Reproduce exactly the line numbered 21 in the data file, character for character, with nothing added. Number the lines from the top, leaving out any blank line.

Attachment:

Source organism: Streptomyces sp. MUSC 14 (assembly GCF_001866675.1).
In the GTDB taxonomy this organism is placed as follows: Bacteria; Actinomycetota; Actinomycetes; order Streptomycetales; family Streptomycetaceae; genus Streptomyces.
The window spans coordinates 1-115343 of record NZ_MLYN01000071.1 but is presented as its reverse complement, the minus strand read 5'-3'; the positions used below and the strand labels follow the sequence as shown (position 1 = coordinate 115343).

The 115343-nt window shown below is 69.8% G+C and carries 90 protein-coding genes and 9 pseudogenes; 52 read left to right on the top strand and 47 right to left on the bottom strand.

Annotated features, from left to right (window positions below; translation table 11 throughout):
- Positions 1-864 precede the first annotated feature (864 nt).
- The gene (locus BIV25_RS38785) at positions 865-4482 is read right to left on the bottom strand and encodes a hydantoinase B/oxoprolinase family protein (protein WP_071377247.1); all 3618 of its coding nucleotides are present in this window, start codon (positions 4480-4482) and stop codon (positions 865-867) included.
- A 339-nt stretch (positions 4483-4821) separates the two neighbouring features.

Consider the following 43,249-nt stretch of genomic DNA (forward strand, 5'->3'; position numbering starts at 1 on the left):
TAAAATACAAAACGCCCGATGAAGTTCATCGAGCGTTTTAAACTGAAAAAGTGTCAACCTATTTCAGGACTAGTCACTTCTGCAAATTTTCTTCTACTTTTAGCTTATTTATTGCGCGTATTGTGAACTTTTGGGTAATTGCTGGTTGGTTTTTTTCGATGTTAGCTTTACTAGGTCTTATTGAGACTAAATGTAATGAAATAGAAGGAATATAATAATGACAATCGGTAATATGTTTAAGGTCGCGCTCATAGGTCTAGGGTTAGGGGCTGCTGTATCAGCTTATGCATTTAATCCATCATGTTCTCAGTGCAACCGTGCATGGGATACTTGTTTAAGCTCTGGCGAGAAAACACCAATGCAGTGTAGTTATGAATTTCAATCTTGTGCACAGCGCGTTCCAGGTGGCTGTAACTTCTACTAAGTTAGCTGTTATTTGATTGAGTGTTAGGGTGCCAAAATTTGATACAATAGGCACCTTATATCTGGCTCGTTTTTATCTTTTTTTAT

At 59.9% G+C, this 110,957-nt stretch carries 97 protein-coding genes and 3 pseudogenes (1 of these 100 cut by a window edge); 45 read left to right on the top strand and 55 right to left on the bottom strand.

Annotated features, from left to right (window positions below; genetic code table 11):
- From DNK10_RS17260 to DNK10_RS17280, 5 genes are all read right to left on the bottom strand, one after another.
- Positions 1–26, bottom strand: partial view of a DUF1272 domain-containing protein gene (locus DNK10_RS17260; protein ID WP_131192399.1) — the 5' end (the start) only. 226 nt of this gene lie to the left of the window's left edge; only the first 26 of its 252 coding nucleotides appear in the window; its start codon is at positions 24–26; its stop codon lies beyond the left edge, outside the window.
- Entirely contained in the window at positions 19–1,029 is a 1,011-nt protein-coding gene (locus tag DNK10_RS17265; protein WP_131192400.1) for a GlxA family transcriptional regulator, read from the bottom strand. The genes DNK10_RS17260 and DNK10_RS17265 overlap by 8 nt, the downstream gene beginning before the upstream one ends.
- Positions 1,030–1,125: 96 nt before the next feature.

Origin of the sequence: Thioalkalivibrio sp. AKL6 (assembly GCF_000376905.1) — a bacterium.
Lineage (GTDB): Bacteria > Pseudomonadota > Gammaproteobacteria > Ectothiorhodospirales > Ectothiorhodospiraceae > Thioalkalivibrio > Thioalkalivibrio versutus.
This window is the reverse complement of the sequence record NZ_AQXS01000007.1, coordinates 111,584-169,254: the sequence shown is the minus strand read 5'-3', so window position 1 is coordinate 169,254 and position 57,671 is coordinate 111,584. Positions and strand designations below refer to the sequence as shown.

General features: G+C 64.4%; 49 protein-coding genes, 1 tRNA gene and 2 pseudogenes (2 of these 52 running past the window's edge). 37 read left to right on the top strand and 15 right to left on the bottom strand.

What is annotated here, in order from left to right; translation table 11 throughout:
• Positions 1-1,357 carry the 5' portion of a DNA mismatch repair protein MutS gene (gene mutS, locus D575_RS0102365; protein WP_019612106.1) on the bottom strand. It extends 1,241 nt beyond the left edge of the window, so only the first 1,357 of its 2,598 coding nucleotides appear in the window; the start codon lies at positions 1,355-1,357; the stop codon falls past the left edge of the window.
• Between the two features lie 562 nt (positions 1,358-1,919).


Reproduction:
What is annotated here, in order from left to right; translation table 11 throughout: